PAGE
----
Fans of the movie Birdman will not be surprised that its co-author, Nicolas Giacobone, has written a debut novel full of metafictional twists and turns. The layered storytelling of the Oscar-winning movie doesn't quite come off in the novel form, but there is much within to keep readers – and especially aspiring writers – interested along the way.
The conceit of The Crossed-Out Notebook sees an Argentine screenwriter (so far, so meta – Giacobone is from Buenos Aires), held hostage in a basement by a famous film director with only an internet disabled laptop for company. Already five years in captivity in San Martín de los Andes when we meet him, Pablo has delivered two award-winning screenplays but his megalomaniac director Santiago is expecting even bigger things from his latest offering. Weary of winning Oscars for best foreign language pictures, Santiago insists that this new script must take the overall gong of best picture.
This type of humour is typical of the novel – absurd, often hilarious demands put upon Pablo by his captor. In a prose style that is breezy, easy to read and packed with witty one liners, there is much to hook our interest in his confinement. Speaking in the language of his captor, Pablo tells us he is not imprisoned but “basemented”. Although Santiago assures him that he’ll never lack for anything, we are privy to Pablo’s interior thoughts, which tell a different story: “There are a ton of things I lack. For example, news about my mother.”
With a plot that has strains of Stephen King’s Misery, there is, however, none of the dread or horror of crippled writer Paul Sheldon’s situation. In The Crossed-Out Notebook, a small amount of suspense early on is derived more from the absurd premise rather than any deliberate attempt on Giacobone’s part to evoke a malevolent atmosphere. His novel is Misery mined for laughs. For much of the book, this is enough to sustain us. Like any good screenwriter, Giacobone skilfully sets up the world – the small rectangle of sunlight, the stony silence of Norma the maid, the spicy food that gives Pablo haemorrhoids, the titular notebook of ideas and musings, where everything is crossed out by its author the following day.
It is a stark metaphor for the writing life, which is the central focus of this novel. Through his likeable, eccentric narrator, Giacobone muses on the creative process, taking in everything from Beckett to the Beatles, Pretty Woman to Amadeus. Pablo talks at length on the “pleasant exhaustion” of creative outpouring, the difference between art and entertainment, and his belief that no work of literature, no matter how great, can do justice to describing nature. It is, like much in the novel, a multilayered insight, coming from a man who has not been outside for years.
Giacobone would do well to heed his character's own advice about plot points and getting through the difficult middle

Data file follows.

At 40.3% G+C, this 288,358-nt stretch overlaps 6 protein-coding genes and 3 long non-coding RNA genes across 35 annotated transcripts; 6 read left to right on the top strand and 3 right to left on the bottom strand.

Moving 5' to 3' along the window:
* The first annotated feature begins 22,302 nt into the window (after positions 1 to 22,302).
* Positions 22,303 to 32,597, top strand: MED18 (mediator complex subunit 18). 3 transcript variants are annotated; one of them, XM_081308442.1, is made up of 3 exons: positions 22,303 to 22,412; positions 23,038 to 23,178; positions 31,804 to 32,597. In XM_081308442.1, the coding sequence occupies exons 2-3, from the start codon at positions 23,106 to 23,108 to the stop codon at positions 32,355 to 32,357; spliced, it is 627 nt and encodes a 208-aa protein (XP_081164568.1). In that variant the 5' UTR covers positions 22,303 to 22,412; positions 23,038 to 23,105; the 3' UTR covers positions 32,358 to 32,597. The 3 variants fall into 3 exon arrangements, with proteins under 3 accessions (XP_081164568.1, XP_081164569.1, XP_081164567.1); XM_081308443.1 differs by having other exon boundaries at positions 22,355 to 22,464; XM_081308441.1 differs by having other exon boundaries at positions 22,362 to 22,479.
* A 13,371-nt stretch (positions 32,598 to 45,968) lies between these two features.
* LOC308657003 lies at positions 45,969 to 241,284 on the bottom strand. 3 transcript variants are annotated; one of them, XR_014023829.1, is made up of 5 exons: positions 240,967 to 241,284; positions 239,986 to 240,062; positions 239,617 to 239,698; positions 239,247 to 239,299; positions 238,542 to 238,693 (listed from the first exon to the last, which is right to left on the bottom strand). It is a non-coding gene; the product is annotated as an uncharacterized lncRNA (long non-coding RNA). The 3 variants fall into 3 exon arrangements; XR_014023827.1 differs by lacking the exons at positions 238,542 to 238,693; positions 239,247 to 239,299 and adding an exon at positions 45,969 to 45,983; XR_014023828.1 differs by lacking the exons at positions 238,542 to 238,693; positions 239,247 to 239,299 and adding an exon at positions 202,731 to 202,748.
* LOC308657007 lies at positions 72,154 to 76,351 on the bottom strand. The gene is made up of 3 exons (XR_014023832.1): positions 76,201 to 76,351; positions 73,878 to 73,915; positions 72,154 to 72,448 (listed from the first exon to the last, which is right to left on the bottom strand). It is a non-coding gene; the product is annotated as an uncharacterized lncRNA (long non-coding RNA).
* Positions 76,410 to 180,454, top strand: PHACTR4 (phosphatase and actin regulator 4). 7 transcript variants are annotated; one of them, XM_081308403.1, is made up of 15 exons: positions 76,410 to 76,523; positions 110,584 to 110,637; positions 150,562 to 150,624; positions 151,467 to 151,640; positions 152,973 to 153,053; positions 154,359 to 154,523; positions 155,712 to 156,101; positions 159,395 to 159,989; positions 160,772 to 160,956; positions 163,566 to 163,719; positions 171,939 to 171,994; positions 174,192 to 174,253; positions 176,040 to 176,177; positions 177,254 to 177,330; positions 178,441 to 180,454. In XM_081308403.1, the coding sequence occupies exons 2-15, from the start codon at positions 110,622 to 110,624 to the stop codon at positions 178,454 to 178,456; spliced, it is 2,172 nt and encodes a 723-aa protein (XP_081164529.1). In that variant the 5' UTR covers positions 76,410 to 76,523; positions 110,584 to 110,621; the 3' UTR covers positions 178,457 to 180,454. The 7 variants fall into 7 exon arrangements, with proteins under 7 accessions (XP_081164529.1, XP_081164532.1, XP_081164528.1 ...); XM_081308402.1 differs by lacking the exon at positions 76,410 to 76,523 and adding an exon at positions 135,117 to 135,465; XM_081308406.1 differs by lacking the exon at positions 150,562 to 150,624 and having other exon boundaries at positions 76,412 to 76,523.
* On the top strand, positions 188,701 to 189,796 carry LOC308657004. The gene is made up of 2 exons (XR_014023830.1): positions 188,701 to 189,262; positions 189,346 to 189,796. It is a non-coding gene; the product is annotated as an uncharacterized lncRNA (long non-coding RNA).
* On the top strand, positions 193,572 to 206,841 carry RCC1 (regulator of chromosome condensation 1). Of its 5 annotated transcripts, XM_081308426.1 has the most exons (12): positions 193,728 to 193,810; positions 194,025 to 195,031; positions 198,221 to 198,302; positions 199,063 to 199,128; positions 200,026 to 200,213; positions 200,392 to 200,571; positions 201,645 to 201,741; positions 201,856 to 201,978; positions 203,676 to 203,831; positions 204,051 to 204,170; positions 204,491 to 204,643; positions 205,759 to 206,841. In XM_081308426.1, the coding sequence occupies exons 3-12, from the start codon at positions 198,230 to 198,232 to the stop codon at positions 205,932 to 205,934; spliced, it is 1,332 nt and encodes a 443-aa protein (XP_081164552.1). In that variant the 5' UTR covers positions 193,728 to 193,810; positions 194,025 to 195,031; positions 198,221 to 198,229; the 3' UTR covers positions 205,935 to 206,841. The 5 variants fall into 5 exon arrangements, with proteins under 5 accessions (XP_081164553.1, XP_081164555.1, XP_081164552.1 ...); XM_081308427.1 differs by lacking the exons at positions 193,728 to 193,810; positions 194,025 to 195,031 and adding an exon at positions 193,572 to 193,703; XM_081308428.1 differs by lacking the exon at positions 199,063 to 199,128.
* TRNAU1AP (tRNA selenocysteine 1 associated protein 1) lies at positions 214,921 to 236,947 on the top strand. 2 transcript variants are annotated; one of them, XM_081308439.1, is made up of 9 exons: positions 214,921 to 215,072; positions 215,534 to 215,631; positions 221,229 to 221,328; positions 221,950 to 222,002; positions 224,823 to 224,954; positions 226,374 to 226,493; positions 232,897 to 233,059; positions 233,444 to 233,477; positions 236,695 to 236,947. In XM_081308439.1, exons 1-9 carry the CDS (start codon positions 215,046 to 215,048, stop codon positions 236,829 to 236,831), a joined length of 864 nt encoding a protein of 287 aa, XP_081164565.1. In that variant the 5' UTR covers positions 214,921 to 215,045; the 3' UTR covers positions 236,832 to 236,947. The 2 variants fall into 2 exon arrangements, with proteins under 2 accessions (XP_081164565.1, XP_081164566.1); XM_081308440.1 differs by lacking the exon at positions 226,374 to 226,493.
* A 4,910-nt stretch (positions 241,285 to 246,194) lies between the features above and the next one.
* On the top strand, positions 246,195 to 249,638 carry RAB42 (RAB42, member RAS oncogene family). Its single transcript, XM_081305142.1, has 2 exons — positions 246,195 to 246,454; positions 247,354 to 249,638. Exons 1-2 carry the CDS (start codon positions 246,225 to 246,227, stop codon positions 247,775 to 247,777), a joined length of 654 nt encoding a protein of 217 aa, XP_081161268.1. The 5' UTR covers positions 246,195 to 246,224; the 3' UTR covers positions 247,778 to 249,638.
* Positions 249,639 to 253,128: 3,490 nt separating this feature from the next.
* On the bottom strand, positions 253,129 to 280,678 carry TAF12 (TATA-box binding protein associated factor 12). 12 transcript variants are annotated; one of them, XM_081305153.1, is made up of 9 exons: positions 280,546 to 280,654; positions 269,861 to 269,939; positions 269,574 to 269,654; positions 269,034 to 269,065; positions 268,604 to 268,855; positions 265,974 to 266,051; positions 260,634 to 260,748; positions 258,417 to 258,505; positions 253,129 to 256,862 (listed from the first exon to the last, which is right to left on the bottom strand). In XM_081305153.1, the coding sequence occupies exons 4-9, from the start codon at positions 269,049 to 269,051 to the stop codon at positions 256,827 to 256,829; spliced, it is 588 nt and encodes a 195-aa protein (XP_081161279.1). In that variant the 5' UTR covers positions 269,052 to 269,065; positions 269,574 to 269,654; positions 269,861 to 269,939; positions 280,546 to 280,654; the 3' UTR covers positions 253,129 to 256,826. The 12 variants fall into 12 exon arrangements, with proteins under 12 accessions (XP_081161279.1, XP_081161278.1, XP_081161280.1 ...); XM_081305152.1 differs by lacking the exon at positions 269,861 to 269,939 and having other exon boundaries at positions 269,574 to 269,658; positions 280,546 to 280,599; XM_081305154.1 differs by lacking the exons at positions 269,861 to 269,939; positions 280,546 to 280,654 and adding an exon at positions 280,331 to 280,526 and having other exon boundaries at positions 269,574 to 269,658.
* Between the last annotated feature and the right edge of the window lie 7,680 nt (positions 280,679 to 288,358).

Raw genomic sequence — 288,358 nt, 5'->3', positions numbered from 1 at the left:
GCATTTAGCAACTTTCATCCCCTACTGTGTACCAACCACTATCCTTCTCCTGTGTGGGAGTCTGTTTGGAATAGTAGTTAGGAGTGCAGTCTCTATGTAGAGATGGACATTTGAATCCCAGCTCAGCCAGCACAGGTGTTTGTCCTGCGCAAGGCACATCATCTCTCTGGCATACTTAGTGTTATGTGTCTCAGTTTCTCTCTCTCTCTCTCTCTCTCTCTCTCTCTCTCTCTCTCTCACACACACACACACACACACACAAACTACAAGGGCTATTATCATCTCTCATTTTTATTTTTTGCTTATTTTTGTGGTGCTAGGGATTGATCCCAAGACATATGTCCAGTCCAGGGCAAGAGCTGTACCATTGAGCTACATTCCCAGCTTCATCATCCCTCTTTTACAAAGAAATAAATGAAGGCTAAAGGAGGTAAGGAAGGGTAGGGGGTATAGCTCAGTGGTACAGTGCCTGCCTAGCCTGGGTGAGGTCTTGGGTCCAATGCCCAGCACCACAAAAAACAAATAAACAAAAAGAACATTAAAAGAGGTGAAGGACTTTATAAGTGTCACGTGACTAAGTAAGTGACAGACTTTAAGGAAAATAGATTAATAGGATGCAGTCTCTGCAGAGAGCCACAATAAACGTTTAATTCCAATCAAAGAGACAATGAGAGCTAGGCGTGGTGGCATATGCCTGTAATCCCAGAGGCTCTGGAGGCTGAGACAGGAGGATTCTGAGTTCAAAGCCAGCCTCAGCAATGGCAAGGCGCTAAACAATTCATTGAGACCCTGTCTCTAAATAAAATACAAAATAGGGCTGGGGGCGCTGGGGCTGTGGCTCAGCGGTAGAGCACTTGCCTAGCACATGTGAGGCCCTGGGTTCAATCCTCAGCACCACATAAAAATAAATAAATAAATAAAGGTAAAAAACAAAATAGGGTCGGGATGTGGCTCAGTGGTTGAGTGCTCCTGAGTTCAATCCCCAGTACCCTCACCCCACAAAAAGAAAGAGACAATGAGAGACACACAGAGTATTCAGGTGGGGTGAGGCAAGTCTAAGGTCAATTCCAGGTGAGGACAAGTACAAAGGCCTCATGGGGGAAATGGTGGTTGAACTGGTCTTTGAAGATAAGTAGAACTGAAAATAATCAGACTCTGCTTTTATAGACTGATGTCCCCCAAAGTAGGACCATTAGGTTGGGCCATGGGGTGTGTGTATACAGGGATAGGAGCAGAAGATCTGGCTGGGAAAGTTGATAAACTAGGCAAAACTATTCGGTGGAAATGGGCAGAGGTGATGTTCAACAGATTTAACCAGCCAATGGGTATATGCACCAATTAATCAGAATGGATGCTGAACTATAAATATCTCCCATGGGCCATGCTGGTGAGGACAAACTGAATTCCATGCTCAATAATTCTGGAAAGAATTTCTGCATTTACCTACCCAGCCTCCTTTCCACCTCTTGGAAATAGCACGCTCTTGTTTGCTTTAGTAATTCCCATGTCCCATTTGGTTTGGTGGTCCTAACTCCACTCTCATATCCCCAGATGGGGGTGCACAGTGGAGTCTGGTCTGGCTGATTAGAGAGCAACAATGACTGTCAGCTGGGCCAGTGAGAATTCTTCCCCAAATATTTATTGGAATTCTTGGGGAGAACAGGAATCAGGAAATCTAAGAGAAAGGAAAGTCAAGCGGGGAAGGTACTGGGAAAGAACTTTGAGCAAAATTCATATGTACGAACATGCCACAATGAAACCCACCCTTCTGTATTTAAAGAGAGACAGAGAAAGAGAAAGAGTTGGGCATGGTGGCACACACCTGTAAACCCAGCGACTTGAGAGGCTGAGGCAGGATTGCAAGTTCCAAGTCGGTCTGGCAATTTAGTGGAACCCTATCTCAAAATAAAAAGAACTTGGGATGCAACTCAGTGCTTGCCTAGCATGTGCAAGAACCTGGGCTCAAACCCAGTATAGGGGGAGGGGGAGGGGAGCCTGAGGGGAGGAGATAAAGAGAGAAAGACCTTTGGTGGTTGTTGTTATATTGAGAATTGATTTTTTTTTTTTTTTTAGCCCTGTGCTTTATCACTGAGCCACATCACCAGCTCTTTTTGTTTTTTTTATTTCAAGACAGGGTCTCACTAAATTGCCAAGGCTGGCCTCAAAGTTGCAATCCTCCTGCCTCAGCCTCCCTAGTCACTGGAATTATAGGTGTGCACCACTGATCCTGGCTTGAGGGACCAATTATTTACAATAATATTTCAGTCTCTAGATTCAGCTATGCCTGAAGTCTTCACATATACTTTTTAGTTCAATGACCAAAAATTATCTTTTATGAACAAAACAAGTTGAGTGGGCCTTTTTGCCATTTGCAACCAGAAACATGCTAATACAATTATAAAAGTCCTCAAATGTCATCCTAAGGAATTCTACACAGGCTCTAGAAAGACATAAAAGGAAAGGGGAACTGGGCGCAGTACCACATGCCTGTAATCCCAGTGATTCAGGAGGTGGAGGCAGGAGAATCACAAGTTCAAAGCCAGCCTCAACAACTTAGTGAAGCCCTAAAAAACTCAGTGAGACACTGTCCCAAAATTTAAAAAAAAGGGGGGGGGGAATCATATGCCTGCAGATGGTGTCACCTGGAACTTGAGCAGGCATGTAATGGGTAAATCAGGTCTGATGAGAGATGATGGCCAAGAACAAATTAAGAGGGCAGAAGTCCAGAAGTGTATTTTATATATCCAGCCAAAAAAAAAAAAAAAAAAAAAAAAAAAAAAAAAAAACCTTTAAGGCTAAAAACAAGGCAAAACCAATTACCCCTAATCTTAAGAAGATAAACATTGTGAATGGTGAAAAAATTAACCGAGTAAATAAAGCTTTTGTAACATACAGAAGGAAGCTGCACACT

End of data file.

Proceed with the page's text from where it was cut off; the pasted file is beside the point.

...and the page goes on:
Elsewhere, there are wry one-liners on the classics: “The great writers of history do nothing but ruin us. We can’t escape them, we can only be ruined by them.” Giacobone has interesting things to say on collaboration in art as well. He holds up The Beatles as “a clear example of the virtues of collaboration” but in the medium of film-writing, this can be a toxic force: “Film is an industrial art, and for that reason it is deeply imperfect. The more people who participate, the more imperfect the result.” Aspiring writers will find plenty of advice on the mechanics of structure and plotting – “any scene that is not a transition must have a twist”. Action, conflict and twist, or what’s also referred to as “scene reversal” – and a sympathetic voice in Pablo who spends many pages talking about the difficulties and frustrations of creating something from nothing.
Sadly, the charm starts to wear thin midway through the book and, ironically, Giacobone would do well to heed his character’s own advice about plot points and getting through the difficult middle. Perhaps it’s on purpose – the book frequently satirises its own plot and premise – but the repetitive musings and labyrinthine storytelling grow tiresome in the second half as Pablo’s revenge fantasy on his captor blends with his fictional output. The diversions become boring – his thoughts on the Argentine singer Gilda, his time in the School of Music in Buenos Aires – and jarring time shifts and reminders that the battery on his laptop is running out start to grate.
The book is almost saved by a section from Santiago that hilariously summarises the film industry and awards season but overall there is the sense that we are more in first-draft territory than the polished, finished product we hope to receive. At one point in the novel, Pablo quotes Flannery O’Connor on the writing process, in a line that has as much resonance for this debut novelist as it does for his characters: “I don’t know what I think until I read what I say.”